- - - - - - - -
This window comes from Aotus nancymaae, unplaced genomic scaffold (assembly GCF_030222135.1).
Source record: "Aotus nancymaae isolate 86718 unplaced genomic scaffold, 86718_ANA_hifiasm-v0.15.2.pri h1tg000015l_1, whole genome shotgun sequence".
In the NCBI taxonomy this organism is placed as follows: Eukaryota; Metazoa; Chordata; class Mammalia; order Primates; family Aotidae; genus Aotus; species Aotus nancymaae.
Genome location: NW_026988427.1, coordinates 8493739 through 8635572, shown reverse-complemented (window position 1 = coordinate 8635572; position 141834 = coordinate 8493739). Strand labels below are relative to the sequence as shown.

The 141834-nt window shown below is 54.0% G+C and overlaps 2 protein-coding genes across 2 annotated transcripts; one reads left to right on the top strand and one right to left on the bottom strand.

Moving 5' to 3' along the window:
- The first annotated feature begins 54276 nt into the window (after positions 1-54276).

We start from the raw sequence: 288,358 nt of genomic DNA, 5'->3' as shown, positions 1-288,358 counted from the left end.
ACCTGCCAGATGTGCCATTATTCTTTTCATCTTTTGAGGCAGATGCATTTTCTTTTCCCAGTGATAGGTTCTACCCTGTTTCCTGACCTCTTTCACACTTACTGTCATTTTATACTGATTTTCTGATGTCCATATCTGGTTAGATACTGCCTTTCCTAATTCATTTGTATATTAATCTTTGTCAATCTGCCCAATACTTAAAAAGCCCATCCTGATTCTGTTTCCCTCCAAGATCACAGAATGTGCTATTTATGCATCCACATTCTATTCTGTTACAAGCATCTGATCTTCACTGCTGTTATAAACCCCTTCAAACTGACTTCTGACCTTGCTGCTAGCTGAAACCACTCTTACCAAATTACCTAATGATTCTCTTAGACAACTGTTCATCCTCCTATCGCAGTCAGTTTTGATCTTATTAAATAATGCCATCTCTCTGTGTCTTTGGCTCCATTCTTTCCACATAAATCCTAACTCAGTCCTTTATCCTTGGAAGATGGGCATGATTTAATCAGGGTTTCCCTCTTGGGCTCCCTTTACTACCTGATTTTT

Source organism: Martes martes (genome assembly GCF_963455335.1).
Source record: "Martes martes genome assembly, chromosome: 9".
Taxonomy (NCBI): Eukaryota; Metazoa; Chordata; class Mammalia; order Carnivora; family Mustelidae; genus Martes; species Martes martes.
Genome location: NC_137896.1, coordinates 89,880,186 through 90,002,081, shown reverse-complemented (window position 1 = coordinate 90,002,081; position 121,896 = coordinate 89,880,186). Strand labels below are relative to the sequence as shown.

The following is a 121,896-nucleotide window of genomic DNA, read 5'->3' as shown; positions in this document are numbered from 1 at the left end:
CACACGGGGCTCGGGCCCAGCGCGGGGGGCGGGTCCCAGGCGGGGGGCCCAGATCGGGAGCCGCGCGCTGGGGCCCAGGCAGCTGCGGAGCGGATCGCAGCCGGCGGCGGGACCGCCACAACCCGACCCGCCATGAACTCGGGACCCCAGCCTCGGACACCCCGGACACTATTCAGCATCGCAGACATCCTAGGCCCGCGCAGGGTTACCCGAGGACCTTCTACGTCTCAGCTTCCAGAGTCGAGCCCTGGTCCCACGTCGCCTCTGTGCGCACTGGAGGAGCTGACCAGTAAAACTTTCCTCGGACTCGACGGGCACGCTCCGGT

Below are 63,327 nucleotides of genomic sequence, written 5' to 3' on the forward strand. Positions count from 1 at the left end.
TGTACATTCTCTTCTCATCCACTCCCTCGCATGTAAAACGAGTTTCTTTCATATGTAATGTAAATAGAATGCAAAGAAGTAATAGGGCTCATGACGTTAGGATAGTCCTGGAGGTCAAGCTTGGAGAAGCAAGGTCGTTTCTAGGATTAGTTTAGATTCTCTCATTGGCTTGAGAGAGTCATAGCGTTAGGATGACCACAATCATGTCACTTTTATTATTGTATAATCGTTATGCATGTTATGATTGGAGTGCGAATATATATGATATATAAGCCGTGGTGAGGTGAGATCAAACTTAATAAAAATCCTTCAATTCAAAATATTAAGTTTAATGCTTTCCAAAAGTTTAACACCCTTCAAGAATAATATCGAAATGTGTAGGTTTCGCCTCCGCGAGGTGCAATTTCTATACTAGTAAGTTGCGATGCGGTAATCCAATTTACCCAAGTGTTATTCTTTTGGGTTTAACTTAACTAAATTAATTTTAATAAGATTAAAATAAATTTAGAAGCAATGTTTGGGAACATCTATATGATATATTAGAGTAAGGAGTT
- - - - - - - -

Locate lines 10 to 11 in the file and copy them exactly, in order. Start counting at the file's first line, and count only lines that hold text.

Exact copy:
Source organism: Martes martes (genome assembly GCF_963455335.1).
Source record: "Martes martes genome assembly, chromosome: 9".